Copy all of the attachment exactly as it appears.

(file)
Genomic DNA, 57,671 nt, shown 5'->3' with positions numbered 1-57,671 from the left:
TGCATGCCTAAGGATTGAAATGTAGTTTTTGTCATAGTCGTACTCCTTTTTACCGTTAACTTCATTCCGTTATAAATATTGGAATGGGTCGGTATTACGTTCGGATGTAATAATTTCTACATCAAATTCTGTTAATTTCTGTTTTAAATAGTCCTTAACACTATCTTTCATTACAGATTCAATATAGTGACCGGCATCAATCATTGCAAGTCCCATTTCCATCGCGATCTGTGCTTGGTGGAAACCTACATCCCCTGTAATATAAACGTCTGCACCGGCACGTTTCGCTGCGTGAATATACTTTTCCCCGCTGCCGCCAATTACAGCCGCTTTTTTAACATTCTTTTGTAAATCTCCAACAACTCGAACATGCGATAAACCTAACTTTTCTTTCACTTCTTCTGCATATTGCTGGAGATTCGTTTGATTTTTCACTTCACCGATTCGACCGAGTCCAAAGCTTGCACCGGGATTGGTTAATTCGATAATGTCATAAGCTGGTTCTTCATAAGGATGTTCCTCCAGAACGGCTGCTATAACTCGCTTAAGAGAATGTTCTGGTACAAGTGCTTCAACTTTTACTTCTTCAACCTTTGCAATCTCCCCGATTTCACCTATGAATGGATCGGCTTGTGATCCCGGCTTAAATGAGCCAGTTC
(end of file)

Genomic DNA, 57,671 nt, shown 5'->3' with positions numbered 1-57,671 from the left:
TGCATGCCTAAGGATTGAAATGTAGTTTTTGTCATAGTCGTACTCCTTTTTACCGTTAACTTCATTCCGTTATAAATATTGGAATGGGTCGGTATTACGTTCGGATGTAATAATTTCTACATCAAATTCTGTTAATTTCTGTTTTAAATAGTCCTTAACACTATCTTTCATTACAGATTCAATATAGTGACCGGCATCAATCATTGCAAGTCCCATTTCCATCGCGATCTGTGCTTGGTGGAAACCTACATCCCCTGTAATATAAACGTCTGCACCGGCACGTTTCGCTGCGTGAATATACTTTTCCCCGCTGCCGCCAATTACAGCCGCTTTTTTAACATTCTTTTGTAAATCTCCAACAACTCGAACATGCGATAAACCTAACTTTTCTTTCACTTCTTCTGCATATTGCTGGAGATTCGTTTGATTTTTCACTTCACCGATTCGACCGAGTCCAAAGCTTGCACCGGGATTGGTTAATTCGATAATGTCATAAGCTGGTTCTTCATAAGGATGTTCCTCCAGAACGGCTGCTATAACTCGCTTAAGAGAATGTTCTGGTACAAGTGCTTCAACTTTTACTTCTTCAACCTTTGCAATCTCCCCGATTTCACCTATGAATGGATCGGCTTGTGATCCCGGCTTAAATGAGCCAGTTC